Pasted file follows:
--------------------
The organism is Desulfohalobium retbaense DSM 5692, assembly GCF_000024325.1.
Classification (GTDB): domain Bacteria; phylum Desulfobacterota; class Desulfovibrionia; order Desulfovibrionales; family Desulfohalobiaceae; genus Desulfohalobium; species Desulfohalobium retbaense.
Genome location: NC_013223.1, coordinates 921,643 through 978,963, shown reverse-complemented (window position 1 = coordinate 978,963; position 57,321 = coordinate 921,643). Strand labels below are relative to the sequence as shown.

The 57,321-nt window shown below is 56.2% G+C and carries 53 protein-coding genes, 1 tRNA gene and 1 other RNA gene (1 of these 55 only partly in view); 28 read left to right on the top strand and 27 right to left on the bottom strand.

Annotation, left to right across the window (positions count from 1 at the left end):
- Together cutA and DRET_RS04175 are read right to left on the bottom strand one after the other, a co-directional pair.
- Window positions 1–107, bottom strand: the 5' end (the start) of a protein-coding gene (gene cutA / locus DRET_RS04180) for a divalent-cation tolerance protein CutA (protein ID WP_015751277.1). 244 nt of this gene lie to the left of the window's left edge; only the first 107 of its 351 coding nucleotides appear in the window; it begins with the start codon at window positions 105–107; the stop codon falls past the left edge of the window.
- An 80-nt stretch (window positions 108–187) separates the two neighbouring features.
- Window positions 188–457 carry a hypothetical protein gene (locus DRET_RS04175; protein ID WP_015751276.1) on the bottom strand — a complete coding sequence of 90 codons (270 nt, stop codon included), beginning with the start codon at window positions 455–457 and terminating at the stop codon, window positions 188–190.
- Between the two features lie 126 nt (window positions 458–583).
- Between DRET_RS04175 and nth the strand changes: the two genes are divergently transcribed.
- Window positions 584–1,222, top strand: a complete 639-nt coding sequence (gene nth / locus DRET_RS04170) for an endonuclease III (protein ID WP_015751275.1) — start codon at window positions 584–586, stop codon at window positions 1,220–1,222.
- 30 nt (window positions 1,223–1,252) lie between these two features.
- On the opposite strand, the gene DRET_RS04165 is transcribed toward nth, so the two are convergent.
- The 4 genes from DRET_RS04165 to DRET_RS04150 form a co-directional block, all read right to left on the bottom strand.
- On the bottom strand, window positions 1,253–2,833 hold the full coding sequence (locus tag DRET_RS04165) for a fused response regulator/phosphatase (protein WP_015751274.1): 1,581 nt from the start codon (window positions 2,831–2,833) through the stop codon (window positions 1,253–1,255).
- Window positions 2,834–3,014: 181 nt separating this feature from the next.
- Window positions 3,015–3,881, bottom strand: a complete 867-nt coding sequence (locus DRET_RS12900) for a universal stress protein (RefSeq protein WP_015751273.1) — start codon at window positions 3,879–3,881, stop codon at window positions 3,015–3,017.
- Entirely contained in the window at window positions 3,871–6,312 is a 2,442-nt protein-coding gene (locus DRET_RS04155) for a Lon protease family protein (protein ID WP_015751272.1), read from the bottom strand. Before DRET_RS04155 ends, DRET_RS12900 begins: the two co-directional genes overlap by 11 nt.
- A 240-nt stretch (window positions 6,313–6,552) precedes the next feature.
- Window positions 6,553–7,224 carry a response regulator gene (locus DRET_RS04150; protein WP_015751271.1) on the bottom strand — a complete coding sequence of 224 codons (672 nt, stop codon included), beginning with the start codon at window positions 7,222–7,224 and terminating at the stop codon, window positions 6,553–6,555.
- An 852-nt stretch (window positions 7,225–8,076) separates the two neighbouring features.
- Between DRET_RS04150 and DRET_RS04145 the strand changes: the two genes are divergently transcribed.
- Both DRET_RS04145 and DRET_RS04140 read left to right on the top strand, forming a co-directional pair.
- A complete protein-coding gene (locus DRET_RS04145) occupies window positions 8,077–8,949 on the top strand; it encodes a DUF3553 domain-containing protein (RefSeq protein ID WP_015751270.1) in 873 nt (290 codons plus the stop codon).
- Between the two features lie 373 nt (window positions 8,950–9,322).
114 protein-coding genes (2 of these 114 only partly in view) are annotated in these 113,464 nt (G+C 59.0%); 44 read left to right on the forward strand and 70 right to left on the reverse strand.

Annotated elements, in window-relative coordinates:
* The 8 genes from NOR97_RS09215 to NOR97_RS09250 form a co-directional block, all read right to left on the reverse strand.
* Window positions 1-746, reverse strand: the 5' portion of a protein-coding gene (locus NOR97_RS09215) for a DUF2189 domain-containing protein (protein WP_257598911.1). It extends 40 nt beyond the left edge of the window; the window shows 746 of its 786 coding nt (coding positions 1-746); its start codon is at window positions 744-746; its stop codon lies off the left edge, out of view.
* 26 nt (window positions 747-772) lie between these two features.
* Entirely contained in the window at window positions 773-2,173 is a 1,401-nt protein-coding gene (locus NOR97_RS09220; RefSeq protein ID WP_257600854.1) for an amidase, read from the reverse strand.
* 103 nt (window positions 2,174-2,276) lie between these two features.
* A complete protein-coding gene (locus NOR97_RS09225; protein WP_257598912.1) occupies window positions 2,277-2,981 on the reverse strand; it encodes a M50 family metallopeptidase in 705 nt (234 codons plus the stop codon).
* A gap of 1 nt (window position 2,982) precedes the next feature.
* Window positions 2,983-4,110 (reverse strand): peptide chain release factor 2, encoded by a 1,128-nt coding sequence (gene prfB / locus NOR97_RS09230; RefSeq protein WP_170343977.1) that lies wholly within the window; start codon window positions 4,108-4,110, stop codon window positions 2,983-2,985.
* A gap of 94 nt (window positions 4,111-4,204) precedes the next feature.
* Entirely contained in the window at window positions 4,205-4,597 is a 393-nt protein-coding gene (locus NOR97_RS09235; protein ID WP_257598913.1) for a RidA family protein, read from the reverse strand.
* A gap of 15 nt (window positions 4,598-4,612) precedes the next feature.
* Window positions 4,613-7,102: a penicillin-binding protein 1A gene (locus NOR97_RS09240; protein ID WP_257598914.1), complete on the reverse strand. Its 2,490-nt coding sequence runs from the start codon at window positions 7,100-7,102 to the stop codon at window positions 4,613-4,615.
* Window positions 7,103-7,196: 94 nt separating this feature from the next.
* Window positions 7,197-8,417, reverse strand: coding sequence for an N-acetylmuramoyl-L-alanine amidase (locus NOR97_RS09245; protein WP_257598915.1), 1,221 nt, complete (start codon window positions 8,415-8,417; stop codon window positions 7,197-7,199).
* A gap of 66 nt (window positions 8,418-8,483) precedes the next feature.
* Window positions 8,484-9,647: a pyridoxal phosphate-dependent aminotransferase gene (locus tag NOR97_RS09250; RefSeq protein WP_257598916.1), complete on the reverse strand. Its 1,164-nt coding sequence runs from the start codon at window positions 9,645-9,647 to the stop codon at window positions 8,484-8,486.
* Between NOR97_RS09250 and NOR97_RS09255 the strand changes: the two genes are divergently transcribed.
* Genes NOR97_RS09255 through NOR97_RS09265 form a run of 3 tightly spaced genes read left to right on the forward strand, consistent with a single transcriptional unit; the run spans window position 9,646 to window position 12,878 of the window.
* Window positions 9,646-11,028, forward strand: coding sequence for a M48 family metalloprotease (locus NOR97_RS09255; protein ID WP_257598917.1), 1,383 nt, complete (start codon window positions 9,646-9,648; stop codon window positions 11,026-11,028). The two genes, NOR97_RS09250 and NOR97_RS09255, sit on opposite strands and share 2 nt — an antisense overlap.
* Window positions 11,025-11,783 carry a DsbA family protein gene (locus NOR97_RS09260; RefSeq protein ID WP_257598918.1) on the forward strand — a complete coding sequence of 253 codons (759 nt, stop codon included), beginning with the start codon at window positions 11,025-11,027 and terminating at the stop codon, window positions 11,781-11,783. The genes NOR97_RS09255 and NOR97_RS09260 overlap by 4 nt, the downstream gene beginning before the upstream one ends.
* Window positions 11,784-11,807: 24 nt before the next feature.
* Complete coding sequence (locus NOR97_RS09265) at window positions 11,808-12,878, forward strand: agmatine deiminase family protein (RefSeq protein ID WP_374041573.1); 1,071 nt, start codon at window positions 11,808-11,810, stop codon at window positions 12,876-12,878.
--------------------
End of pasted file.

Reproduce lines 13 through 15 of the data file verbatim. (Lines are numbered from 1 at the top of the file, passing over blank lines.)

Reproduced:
- 30 nt (window positions 1,223–1,252) lie between these two features.
- On the opposite strand, the gene DRET_RS04165 is transcribed toward nth, so the two are convergent.
- The 4 genes from DRET_RS04165 to DRET_RS04150 form a co-directional block, all read right to left on the bottom strand.